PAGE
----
Environmental factors such as infections, salt intake, smoking, and vitamin D levels are known to affect MS development and the disease course.
Seasonal changes in disease activity have also been observed in MS, and several studies found that inflammation is higher in spring and summer.
A recent study carried out in Buenos Aires, Argentina, suggested that melatonin could be a possible cause of these seasonal changes in MS.
Melatonin is a natural hormone produced by human brain. Its primary function is regulation of day-night cycles. Levels of melatonin are interestingly higher in autumn and winter, when clinical relapses of MS are generally less frequent.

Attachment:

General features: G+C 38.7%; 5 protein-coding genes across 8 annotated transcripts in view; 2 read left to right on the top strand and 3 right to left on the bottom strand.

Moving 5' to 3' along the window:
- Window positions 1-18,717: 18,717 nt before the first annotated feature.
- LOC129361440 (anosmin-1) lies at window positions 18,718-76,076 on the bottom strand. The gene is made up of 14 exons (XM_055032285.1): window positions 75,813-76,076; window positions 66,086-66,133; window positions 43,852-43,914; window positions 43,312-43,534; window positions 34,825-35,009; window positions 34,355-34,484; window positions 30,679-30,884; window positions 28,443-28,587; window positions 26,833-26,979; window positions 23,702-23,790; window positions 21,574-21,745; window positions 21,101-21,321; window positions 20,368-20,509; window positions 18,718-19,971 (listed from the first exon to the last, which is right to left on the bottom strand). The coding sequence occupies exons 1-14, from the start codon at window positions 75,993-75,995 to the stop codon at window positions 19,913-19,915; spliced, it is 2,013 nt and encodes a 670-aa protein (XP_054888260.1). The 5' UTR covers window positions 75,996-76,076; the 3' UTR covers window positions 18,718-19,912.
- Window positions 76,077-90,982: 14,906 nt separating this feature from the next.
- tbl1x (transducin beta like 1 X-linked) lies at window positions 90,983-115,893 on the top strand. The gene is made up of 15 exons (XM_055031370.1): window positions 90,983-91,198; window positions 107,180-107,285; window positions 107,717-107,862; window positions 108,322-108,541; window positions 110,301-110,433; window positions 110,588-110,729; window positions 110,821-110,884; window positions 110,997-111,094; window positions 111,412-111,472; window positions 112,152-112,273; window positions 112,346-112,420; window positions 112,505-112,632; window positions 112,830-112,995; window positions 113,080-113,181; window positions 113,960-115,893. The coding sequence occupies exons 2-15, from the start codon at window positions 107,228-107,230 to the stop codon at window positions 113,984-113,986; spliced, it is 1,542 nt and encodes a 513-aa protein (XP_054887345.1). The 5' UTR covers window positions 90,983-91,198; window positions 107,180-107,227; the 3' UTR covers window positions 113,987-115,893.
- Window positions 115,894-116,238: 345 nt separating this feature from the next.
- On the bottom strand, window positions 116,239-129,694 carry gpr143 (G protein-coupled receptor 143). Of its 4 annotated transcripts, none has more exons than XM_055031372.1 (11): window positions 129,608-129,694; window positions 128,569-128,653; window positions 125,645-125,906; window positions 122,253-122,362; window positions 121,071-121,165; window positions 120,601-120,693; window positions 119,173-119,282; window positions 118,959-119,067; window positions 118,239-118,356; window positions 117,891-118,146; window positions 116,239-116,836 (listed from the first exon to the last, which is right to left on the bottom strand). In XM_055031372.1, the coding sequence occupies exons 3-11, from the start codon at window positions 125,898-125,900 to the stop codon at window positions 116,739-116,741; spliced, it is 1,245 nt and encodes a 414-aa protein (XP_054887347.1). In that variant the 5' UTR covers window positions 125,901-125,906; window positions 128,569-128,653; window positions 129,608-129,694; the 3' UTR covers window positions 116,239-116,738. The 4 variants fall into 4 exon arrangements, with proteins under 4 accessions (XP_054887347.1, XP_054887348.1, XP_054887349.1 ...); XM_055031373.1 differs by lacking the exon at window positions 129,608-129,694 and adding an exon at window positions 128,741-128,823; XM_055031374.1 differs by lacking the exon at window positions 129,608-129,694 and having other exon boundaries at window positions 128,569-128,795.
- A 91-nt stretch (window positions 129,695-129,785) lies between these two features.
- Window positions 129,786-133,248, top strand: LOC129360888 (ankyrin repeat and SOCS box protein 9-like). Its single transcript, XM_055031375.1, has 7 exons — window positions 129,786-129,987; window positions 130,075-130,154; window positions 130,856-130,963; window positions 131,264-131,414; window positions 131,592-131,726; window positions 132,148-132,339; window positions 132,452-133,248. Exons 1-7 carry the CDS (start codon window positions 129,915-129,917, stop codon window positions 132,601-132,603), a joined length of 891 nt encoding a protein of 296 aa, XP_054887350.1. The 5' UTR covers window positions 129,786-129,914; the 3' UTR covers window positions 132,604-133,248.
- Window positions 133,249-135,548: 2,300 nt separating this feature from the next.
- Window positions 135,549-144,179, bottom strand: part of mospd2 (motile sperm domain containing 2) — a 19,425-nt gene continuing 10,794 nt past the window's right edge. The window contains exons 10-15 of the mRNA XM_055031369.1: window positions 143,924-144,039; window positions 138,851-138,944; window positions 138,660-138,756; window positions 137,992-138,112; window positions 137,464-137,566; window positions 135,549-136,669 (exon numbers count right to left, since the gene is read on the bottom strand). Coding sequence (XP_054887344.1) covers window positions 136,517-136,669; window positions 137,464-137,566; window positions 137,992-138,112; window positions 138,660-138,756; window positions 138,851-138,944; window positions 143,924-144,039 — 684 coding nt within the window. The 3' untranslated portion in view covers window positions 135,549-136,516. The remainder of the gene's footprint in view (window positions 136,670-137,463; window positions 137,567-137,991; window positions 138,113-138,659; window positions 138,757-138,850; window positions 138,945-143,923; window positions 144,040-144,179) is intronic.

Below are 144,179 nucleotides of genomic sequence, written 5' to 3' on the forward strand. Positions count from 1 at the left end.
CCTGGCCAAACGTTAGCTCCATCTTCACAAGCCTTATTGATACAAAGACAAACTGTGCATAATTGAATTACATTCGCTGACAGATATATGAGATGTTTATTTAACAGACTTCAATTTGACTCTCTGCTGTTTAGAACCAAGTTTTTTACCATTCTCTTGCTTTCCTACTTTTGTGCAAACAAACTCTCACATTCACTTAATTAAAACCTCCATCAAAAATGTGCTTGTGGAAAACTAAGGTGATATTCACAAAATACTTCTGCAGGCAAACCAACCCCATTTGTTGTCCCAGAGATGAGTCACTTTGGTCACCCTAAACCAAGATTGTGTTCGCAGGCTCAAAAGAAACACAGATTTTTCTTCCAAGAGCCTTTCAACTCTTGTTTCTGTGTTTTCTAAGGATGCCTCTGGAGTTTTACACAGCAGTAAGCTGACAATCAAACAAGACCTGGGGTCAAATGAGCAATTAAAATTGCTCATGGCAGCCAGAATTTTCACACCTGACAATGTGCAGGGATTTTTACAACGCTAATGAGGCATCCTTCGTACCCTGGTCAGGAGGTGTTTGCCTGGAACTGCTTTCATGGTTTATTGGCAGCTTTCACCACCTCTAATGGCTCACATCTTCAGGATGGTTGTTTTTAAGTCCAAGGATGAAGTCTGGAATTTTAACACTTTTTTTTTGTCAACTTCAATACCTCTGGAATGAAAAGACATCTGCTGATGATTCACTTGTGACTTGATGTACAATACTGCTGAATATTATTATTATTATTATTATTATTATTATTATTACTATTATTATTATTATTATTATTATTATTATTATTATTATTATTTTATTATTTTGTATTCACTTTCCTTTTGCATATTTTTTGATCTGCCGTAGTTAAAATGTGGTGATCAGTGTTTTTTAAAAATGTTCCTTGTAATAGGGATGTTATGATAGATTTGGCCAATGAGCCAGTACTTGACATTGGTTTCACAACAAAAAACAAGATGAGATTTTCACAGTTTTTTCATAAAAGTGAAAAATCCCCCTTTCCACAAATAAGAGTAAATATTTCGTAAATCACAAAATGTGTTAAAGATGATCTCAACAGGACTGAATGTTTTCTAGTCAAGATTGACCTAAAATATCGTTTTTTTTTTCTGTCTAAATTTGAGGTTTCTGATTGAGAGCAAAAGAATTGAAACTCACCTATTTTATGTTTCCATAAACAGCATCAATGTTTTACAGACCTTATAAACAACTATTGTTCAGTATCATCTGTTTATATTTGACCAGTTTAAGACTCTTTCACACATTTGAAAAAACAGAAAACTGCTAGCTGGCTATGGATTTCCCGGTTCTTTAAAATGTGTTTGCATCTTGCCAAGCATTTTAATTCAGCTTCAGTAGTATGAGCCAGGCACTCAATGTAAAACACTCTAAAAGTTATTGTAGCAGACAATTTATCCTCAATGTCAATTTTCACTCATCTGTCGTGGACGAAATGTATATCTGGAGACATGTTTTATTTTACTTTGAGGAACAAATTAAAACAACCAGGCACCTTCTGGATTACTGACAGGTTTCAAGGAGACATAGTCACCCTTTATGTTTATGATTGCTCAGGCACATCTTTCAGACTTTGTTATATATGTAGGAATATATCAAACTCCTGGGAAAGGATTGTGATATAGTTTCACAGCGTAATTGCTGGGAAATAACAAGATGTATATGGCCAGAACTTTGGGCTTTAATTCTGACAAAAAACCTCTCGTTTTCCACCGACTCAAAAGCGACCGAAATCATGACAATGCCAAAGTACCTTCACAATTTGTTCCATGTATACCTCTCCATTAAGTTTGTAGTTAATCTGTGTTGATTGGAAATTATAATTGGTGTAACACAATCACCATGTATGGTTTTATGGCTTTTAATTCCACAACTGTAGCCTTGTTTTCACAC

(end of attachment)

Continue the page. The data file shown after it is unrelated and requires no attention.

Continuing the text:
The Argentinian researchers measured melatonin levels in 139 people with relapsing-remitting MS, and their findings further confirmed that higher concentration of melatonin correspond to lower number of relapses. They also showed that melatonin improves the disease in mice models of MS.
Melatonin represents an environmental cue that contributes to the seasonality of multiple sclerosis relapses and is a potential target for therapeutic intervention in immune-mediated diseases like MS.
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